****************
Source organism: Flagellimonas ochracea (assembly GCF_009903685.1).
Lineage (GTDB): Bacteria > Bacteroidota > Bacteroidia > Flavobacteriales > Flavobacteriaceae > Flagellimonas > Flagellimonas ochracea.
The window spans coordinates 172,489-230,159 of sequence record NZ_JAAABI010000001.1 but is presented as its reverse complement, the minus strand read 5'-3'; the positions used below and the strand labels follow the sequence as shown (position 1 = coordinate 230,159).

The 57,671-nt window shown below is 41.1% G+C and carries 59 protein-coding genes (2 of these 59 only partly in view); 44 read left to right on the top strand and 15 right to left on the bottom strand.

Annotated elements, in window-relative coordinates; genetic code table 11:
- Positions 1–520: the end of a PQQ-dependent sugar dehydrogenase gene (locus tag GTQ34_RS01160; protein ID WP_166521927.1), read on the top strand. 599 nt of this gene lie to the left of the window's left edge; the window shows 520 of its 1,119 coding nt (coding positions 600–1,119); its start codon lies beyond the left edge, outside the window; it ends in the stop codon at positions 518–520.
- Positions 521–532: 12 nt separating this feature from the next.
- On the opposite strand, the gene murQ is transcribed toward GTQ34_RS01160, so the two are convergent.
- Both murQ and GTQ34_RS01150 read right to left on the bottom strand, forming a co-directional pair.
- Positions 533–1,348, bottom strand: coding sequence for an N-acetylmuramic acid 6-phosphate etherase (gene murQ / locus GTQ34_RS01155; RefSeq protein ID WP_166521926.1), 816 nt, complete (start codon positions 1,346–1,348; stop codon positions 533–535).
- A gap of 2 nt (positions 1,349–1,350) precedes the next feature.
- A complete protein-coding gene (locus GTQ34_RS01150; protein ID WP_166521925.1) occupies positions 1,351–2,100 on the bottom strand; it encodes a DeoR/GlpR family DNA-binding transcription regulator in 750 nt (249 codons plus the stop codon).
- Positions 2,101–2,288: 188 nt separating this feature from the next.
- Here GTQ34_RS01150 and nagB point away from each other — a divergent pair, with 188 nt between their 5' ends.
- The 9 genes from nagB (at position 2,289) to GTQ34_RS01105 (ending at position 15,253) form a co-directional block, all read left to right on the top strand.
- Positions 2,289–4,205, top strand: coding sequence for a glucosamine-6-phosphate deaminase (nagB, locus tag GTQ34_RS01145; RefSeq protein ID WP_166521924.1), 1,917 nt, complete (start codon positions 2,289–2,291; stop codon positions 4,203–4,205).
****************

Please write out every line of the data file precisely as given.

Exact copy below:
Source organism: Flagellimonas ochracea (assembly GCF_009903685.1).
Lineage (GTDB): Bacteria > Bacteroidota > Bacteroidia > Flavobacteriales > Flavobacteriaceae > Flagellimonas > Flagellimonas ochracea.
The window spans coordinates 172,489-230,159 of sequence record NZ_JAAABI010000001.1 but is presented as its reverse complement, the minus strand read 5'-3'; the positions used below and the strand labels follow the sequence as shown (position 1 = coordinate 230,159).

The 57,671-nt window shown below is 41.1% G+C and carries 59 protein-coding genes (2 of these 59 only partly in view); 44 read left to right on the top strand and 15 right to left on the bottom strand.

Annotated elements, in window-relative coordinates; genetic code table 11:
- Positions 1–520: the end of a PQQ-dependent sugar dehydrogenase gene (locus tag GTQ34_RS01160; protein ID WP_166521927.1), read on the top strand. 599 nt of this gene lie to the left of the window's left edge; the window shows 520 of its 1,119 coding nt (coding positions 600–1,119); its start codon lies beyond the left edge, outside the window; it ends in the stop codon at positions 518–520.
- Positions 521–532: 12 nt separating this feature from the next.
- On the opposite strand, the gene murQ is transcribed toward GTQ34_RS01160, so the two are convergent.
- Both murQ and GTQ34_RS01150 read right to left on the bottom strand, forming a co-directional pair.
- Positions 533–1,348, bottom strand: coding sequence for an N-acetylmuramic acid 6-phosphate etherase (gene murQ / locus GTQ34_RS01155; RefSeq protein ID WP_166521926.1), 816 nt, complete (start codon positions 1,346–1,348; stop codon positions 533–535).
- A gap of 2 nt (positions 1,349–1,350) precedes the next feature.
- A complete protein-coding gene (locus GTQ34_RS01150; protein ID WP_166521925.1) occupies positions 1,351–2,100 on the bottom strand; it encodes a DeoR/GlpR family DNA-binding transcription regulator in 750 nt (249 codons plus the stop codon).
- Positions 2,101–2,288: 188 nt separating this feature from the next.
- Here GTQ34_RS01150 and nagB point away from each other — a divergent pair, with 188 nt between their 5' ends.
- The 9 genes from nagB (at position 2,289) to GTQ34_RS01105 (ending at position 15,253) form a co-directional block, all read left to right on the top strand.
- Positions 2,289–4,205, top strand: coding sequence for a glucosamine-6-phosphate deaminase (nagB, locus tag GTQ34_RS01145; RefSeq protein ID WP_166521924.1), 1,917 nt, complete (start codon positions 2,289–2,291; stop codon positions 4,203–4,205).